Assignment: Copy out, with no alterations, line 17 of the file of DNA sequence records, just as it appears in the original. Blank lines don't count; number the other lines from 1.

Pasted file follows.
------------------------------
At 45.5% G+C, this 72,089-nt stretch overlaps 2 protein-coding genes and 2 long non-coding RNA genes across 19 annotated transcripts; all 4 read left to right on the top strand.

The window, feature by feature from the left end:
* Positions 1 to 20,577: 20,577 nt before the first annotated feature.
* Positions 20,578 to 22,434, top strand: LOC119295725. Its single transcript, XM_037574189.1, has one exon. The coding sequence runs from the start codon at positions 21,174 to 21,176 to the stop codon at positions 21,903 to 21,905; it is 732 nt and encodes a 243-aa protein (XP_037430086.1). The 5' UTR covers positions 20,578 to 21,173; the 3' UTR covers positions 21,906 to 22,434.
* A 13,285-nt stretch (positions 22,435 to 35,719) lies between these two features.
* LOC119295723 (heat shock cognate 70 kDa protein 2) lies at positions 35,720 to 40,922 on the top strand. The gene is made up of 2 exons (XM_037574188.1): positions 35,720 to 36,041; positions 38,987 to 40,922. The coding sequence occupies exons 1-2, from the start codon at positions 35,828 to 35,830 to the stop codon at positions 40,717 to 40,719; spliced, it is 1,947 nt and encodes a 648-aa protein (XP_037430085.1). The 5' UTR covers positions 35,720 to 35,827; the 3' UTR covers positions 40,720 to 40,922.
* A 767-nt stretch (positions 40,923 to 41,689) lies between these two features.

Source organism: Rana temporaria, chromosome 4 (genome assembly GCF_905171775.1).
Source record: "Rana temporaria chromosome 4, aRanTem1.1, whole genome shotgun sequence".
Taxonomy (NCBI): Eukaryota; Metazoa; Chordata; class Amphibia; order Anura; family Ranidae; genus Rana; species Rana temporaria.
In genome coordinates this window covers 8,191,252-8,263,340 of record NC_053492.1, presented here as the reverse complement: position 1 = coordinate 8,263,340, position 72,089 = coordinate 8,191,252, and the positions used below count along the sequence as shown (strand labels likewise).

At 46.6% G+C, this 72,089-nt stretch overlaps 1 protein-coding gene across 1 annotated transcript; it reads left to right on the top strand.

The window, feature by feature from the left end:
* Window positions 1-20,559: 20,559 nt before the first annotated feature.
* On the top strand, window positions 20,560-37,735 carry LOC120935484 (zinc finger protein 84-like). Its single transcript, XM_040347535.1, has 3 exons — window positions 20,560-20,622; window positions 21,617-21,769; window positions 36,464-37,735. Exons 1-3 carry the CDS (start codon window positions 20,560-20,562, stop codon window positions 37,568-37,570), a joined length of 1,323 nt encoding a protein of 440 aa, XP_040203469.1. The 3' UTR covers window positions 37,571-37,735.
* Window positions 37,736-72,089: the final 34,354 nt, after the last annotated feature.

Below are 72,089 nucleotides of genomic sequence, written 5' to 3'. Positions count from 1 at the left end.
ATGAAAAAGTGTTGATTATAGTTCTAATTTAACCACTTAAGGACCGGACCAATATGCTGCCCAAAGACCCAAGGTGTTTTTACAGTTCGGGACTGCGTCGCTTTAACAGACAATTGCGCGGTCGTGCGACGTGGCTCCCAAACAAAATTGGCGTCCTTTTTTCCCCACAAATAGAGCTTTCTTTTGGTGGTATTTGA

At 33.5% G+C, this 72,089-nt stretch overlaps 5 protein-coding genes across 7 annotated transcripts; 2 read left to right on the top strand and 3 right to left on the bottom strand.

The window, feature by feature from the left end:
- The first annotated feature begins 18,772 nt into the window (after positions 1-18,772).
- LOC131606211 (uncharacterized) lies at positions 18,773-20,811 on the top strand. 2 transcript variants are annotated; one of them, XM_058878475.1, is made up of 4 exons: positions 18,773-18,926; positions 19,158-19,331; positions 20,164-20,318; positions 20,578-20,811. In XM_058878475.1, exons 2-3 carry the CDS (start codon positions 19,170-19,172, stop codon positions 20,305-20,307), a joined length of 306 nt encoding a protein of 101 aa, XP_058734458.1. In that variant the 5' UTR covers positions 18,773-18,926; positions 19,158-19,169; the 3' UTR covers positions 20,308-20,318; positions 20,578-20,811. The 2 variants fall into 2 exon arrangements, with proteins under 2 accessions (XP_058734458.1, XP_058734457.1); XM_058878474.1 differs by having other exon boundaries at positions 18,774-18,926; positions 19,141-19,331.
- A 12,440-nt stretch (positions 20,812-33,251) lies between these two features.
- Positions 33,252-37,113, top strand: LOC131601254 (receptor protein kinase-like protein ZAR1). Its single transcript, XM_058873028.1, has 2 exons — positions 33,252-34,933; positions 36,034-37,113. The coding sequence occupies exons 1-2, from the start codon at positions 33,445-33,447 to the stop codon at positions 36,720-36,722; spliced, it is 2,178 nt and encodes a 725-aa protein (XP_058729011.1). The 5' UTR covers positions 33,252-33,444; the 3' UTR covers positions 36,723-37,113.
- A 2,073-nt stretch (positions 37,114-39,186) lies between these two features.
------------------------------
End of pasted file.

Below are 72,089 nucleotides of genomic sequence, written 5' to 3'. Positions count from 1 at the left end.